Walking for Barry
On the weekend of 20 November, Keith, Judy and Michelle Baker drove to Bendigo to
support Keith’s brother Barry in the Walk to dFeet MND. Barry, who is 3 years older than
Keith, was diagnosed in 2015 with Motor Neurone Disease (MND), a degenerative disease
where the sufferers progressively lose the use of their muscles which gradually cease receiving and responding to the nerve signals being sent from the brain. It usually ends with loss of
the ability to swallow and breathe.
Thankfully Barry’s illness is progressing slowly from his feet, but with frequent accompanying
painful cramps in his legs. He is still able to drive and to walk slowly, and has not quite given
up his regular service as a lay preacher and pastoral visitor. The faith he shares with his wife
Carol and the support of family and friends sustains them on a positive course while accepting that at this time there is no cure.
The idea of an annual fundraising walk for MND has been gaining support across Australia in
recent years. While the main goal of the walks is for people impacted by the disease to get
together to support each other in a fun and friendly way, they are also very important awareness and fundraising activities. The Bendigo walk this year was on a nice sunny morning and
involved two laps of Lake Weeroona (about 3km) An estimated 300+walkers participated
including quite a few of the four legged variety. Last year Barry was able to slowly walk the
distance with the aid of a walking frame, while this year he went around on his mobility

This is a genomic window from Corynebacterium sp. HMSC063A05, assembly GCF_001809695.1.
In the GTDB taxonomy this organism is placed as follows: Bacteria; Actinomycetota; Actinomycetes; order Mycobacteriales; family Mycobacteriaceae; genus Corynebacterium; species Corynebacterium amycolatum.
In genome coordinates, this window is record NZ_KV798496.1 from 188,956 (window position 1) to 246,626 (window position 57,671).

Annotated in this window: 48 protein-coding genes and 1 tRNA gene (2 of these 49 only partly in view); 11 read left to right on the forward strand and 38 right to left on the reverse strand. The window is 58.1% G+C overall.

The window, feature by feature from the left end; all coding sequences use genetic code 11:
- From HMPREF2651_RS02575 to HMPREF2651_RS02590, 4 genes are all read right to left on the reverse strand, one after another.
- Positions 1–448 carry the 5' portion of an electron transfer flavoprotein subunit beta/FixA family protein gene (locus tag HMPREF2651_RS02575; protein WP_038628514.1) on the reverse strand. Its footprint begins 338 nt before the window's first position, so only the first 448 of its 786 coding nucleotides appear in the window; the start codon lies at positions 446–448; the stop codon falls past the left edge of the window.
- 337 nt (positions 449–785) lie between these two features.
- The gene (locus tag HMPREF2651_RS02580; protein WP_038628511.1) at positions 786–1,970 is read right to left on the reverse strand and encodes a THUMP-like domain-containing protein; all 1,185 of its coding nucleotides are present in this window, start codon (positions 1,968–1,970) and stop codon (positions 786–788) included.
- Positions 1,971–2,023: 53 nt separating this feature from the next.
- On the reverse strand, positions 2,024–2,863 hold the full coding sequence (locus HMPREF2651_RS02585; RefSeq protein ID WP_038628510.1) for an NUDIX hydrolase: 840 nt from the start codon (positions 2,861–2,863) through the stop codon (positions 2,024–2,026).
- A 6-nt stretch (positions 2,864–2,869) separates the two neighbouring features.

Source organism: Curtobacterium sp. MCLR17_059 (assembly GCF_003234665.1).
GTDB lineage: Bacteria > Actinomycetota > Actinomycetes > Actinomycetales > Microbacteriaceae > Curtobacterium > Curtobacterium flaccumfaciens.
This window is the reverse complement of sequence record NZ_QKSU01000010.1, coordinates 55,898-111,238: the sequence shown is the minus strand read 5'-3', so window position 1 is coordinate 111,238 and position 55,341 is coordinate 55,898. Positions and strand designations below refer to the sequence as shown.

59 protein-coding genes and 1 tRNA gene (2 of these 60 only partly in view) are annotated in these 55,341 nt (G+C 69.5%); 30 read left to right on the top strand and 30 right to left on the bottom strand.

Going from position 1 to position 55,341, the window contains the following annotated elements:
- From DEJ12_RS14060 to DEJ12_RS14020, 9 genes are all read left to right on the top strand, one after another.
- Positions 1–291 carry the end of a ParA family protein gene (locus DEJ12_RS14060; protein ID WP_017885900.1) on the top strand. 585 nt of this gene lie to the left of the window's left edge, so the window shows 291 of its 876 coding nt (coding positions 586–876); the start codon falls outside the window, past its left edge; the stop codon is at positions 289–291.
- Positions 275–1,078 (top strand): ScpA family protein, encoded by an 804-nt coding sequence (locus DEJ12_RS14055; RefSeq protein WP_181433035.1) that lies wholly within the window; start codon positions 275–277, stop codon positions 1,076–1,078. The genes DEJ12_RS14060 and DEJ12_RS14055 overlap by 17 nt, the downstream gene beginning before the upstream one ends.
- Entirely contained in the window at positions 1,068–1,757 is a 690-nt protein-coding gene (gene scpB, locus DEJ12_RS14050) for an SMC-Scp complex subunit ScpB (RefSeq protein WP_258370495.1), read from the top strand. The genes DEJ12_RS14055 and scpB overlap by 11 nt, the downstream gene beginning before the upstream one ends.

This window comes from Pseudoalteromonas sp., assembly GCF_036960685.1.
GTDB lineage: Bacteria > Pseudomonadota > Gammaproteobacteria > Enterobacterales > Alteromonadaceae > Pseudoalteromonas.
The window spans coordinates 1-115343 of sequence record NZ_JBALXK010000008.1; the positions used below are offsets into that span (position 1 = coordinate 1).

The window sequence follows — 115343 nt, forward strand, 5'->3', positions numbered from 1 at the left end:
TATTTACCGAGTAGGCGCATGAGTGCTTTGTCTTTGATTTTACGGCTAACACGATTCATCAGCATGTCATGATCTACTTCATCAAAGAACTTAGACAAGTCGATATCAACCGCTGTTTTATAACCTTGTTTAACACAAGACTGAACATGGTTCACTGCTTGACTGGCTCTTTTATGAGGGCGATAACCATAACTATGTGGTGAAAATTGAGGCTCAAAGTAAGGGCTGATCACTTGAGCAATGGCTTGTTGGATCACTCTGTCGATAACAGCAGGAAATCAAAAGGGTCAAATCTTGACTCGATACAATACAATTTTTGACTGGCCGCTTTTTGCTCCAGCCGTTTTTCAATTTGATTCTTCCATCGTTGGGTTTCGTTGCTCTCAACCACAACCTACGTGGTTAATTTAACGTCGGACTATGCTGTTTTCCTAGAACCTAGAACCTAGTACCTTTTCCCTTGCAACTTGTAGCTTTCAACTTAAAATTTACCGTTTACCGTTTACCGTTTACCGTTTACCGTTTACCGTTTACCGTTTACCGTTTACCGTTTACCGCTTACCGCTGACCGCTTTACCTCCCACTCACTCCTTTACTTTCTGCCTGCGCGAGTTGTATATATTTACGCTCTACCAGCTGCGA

scooter, accompanied by 20 family members.
The Bendigo event raised $12,000 to provide care and support to people living with MND and
to help fund research into the cause, treatment and cure. The Baker family raised more than
$2,200 which included $700 promised by members of sister Pam’s church. Across the state
during November over $204,000 was raised in similar walks for MND.
In the afternoon the highlight of the family get together at Barry and Carol’s house was when
their son Scott presented Barry with the keys to a beautifully restored former taxi that had
been modified for passengers in a wheelchair. Unknown to Barry, Scotty had found the
vehicle, raised the money to buy it and a similar model Falcon to wreck for parts, and spent
all his spare time for the past year on the restoration project. When folk heard what he was
doing and why, financial support came in not only from family and friends, but from as far
afield as his rockabilly recording associates in the UK. During restoration the vehicle became
known as the Bazmobile, which can be seen if you look closely at the rear window.
More details of Barry and Carol’s MND story can be seen on the MND Victoria website at
where they are being featured for this year’s Christmas appeal.
We didn’t ask our friends for sponsorship for our part in the walk, but any donations will
certainly be appreciated via the above Christmas appeal to help provide a better quality of life
to people living with MND.
- Keith Baker
St Margaret’s News